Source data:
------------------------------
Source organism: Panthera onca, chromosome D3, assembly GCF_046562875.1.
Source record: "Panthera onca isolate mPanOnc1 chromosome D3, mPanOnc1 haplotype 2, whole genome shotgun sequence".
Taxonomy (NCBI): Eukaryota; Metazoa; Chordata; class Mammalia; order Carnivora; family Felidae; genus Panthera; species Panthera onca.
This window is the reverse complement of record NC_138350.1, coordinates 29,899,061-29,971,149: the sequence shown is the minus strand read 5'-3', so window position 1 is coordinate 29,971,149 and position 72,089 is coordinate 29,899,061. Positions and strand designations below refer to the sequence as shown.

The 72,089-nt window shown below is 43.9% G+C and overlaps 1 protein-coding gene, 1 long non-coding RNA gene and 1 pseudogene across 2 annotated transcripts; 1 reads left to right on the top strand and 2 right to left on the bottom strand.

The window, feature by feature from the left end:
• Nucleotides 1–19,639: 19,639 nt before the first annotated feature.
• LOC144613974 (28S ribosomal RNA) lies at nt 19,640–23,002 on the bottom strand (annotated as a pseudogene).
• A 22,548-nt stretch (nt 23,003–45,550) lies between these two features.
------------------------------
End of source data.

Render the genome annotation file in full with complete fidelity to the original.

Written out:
Source organism: Panthera onca, chromosome D3, assembly GCF_046562875.1.
Source record: "Panthera onca isolate mPanOnc1 chromosome D3, mPanOnc1 haplotype 2, whole genome shotgun sequence".
Taxonomy (NCBI): Eukaryota; Metazoa; Chordata; class Mammalia; order Carnivora; family Felidae; genus Panthera; species Panthera onca.
This window is the reverse complement of record NC_138350.1, coordinates 29,899,061-29,971,149: the sequence shown is the minus strand read 5'-3', so window position 1 is coordinate 29,971,149 and position 72,089 is coordinate 29,899,061. Positions and strand designations below refer to the sequence as shown.

The 72,089-nt window shown below is 43.9% G+C and overlaps 1 protein-coding gene, 1 long non-coding RNA gene and 1 pseudogene across 2 annotated transcripts; 1 reads left to right on the top strand and 2 right to left on the bottom strand.

The window, feature by feature from the left end:
• Nucleotides 1–19,639: 19,639 nt before the first annotated feature.
• LOC144613974 (28S ribosomal RNA) lies at nt 19,640–23,002 on the bottom strand (annotated as a pseudogene).
• A 22,548-nt stretch (nt 23,003–45,550) lies between these two features.